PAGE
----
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Five things from Manchester United 1-2 Norwich City

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Brent Maximin broke out the calculators and whiteboards to find five lessons to learn from Manchester United 1-2 Norwich City.

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Norwich City, a team which I didn't even realize was back in the Premier League until two weeks ago, turned over Manchester United at Old Trafford. If I'm being honest, we learned absolutely nothing from this result, but some things that we already knew just became even more painfully obvious.

Forget About the Title

It's not happening. United are only 9 points back from league leaders Leicester City (!), and there are 21 matches still left to be played. But United are a nonsense team, and the damage done by van Gaal may be too much to repair. Even if the board does the sensible thing and sends van Gaal off packing to retirement, it would be overly optimistic to expect all four teams above United in the table to stumble. Finishing in the top four is still within reason, but even that will hinge on a change in the dugout (more on that below).

In this season's laughably bad Premier League, this United squad is good enough to win the title at a canter. Unfortunately, a combination of injuries and a charlatan manager means that opportunity has now gone.

Early Season Solidity Was Fool's Gold

For months now, we've been reminded that United had the best defensive record in the league. The Red Devils were unbeaten at home, and had the highest average share of ball possession of any team in the premiership. Over the last several games, those excuses about United being "hard to beat" have been shown up for what they were - fool's gold. United have lost in consecutive games to newly promoted teams, and there was never a minute against Norwich that they looked likely to win. The decimation (through injury and suspension) of the defensive midfield double pivot has exposed the defense, and the last few games are probably a more accurate reflection of the quality of the backline. Chris Smalling's improvement is genuine, but there's not a single other fit defender that belongs anywhere near the first team picture. Without David De Gea's heroics, United may not have been in the top half of the table, never mind the top four.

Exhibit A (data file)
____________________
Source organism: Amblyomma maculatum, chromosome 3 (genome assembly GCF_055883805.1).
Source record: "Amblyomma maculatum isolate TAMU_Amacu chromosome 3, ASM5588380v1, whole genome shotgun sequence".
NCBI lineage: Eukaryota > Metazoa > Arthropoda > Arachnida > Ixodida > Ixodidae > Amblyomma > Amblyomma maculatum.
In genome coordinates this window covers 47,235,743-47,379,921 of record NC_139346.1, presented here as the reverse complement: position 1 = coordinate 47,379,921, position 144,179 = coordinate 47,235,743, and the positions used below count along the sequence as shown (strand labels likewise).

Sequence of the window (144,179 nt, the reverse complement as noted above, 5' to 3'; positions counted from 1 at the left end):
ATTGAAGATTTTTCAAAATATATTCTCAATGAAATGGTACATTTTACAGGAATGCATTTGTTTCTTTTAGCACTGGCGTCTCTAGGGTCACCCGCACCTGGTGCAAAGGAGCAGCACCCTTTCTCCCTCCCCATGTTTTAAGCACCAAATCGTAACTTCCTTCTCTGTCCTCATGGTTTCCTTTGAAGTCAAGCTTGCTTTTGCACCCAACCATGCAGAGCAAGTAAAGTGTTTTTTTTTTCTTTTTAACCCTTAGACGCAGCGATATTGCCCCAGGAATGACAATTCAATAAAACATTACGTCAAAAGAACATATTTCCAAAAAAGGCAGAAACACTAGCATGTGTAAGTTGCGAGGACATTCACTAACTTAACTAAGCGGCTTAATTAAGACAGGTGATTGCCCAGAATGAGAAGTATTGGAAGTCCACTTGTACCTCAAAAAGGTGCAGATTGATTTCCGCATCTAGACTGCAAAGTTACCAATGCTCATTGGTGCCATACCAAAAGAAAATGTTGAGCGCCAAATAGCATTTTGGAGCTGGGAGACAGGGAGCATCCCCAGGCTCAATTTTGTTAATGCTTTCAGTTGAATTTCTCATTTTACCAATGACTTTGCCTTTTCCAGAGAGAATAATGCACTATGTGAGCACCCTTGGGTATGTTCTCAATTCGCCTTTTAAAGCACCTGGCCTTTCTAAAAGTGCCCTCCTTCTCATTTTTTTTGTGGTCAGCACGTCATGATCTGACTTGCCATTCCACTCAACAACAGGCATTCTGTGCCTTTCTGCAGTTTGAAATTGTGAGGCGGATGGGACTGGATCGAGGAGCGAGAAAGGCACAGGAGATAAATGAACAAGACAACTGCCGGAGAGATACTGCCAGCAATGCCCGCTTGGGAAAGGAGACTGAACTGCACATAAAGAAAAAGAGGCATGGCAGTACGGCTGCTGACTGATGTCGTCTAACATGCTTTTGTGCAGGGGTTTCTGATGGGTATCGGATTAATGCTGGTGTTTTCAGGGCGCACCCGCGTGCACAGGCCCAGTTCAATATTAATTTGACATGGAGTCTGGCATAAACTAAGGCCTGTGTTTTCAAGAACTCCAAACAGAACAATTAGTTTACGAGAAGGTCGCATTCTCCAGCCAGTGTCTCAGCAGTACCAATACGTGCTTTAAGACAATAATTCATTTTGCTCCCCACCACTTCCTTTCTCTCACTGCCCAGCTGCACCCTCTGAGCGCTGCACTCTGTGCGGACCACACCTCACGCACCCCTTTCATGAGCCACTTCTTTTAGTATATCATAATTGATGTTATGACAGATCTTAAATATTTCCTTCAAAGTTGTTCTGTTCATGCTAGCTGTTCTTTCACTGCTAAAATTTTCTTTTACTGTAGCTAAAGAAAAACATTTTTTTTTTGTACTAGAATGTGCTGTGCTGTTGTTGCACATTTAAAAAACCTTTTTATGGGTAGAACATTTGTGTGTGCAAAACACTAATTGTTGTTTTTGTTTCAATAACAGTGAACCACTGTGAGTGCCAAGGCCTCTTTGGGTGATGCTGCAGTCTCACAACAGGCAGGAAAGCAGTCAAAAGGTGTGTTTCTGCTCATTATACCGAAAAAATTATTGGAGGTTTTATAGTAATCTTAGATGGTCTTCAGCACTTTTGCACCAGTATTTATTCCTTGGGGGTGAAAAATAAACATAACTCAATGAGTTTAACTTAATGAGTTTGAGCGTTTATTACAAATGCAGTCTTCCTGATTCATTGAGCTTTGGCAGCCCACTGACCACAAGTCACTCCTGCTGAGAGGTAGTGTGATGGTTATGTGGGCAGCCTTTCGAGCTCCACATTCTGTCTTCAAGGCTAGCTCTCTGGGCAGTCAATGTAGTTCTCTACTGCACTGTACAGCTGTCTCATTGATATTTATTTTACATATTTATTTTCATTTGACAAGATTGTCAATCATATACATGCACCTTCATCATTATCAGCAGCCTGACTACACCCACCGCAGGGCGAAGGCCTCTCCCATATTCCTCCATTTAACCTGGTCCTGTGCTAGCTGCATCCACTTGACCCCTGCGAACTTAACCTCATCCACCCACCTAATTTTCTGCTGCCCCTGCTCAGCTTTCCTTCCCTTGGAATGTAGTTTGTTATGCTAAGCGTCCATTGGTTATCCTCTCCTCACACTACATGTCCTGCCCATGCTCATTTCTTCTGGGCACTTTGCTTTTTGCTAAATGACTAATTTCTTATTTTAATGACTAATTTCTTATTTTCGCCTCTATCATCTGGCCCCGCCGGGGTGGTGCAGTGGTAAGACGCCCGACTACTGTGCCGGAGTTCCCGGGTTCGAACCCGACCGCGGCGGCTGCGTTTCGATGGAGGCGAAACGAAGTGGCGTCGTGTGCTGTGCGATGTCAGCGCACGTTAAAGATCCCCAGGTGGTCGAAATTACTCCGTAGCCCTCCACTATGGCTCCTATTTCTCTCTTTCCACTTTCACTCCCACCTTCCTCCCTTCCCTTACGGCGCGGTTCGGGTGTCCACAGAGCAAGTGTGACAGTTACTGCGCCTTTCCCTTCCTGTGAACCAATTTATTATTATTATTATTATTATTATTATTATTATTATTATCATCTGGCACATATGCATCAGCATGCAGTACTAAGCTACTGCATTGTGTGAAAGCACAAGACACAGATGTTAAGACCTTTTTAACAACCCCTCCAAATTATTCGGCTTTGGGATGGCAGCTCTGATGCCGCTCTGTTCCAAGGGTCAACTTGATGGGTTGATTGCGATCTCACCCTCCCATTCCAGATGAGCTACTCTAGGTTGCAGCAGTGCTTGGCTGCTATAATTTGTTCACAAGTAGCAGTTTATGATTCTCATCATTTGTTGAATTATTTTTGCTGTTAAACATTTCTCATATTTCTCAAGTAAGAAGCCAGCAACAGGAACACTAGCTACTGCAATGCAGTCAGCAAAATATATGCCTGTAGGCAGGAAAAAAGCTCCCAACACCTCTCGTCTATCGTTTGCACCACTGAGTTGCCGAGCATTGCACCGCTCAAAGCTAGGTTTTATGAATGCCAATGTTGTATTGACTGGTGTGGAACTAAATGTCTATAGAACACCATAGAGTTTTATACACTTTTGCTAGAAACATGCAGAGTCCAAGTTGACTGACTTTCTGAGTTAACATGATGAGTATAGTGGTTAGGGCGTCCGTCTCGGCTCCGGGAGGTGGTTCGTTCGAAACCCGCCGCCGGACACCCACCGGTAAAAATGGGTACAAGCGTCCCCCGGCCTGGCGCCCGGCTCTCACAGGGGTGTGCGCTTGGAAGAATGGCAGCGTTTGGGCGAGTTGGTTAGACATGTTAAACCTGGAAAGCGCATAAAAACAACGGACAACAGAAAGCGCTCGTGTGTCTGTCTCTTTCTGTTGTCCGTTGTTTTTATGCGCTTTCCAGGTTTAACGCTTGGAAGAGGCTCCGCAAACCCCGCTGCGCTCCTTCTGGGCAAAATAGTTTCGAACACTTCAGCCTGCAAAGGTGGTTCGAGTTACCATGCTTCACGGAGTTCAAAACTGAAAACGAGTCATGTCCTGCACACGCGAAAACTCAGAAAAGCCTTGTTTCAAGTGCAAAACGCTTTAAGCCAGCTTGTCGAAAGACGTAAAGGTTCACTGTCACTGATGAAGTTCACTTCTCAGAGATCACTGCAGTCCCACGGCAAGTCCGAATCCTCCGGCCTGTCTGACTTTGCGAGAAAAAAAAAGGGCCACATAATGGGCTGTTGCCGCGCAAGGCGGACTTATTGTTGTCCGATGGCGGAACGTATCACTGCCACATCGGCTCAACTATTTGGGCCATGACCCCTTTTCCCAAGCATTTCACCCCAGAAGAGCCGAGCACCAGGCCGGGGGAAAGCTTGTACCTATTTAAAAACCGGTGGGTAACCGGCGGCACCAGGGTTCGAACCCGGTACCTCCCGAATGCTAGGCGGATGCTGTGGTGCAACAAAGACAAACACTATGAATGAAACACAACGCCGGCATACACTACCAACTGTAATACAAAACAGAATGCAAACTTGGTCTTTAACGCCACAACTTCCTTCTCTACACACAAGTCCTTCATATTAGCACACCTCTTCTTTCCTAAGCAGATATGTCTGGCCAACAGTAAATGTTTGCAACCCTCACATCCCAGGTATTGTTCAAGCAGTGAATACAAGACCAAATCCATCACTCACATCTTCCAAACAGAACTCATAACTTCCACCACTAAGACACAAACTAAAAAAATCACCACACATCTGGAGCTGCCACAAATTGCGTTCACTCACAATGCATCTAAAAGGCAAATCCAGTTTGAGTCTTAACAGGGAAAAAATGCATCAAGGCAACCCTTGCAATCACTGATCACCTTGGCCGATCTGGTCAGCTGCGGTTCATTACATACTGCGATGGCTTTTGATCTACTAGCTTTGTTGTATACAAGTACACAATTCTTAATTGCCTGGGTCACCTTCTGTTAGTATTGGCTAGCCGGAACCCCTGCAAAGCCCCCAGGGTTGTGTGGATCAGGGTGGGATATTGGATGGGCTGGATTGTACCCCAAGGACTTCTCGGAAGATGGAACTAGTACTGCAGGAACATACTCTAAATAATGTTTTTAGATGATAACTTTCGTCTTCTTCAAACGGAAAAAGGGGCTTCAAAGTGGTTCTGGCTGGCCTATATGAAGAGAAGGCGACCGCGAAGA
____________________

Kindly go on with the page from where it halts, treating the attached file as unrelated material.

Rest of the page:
The Players Have Downed Tools

It's been apparent for some time that the players have stopped responded to van Gaal, but today was a nadir. After half an hour of competent attacking, Norwich's goal knocked whatever little belief was left out of the United team, and the players never recovered. This is now a team completely devoid of confidence and conviction, and most of the players aren't even bothered to put in a proper shift. Daley Blind and Juan Mata were the most obvious culprits against Norwich, but at this point, it would be more difficult to identify a player who is trying. It's possible that Wayne Rooney is, but he's become so useless that it's hard to tell how much of his incompetence is by choice.

Fellaini is Not Worth It

Against Bournemouth last week, fans were bemused to see Marouane Fellaini substituted, as the Belgian had been arguably United's most potent attacking threat. Starting again in a midfield two with Michael Carrick that was positively brimming with dynamism and mobility, Fellaini again was a threat in Norwich's penalty area. But for all his aerial prowess, Fellaini is one of the worst central midfielders to regularly appear for United in several years. He has no passing ability to speak of, he's slow, he's clumsy, and he has a first touch to rival Rooney - a player who plays as if he died on the pitch three years ago.

It would be churlish to ignore the attacking outlet that Fellaini provides when he's on the pitch, but the sacrifices that have to made to accommodate his presence - i.e., having a qualified midfielder playing in midfield - are too great. Both of Norwich's goals today may have been prevented, had there not been a giant Fellaini-shaped hole in midfield each time the Canaries set off on a counter attack. It's bad enough that the team invariably resorts to a long-ball approach once Fellaini is on the pitch, but his lack of positional sense and inability to track runners leaves the defense vulnerable time and again. He's only one of the myriad problems facing this United team, and he's not even the worst or most obvious (Jesus Christ, Wayne), but he should never make another appearance in the shirt.

Van Gaal Has To Go Now

There is absolutely no point in giving him until the end of the season. The football has never been any good to watch since van Gaal took over, aside from a handful of games when injuries and suspensions forced him into putting out a watchable side. Now that the results are as dire as the playing style, it's impossible to make a case for van Gaal keeping his job. He's lost the players, he's lost the supporters, and it's only going to get more hopeless from here. Ryan Giggs may have no clue what he's doing, and José Mourinho is an odious cock, but either would be preferable to the awfulness of van Gaal. He was a sensible appointment post-Moyes, he's done some helpful things with regards to reshaping the squad, but he has outlived his usefulness and is now actively damaging the team. For him to still be in charge by next weekend would be an act of gross negligence by the board. Ta ra, Louis.

You can follow Brent on Twitter here.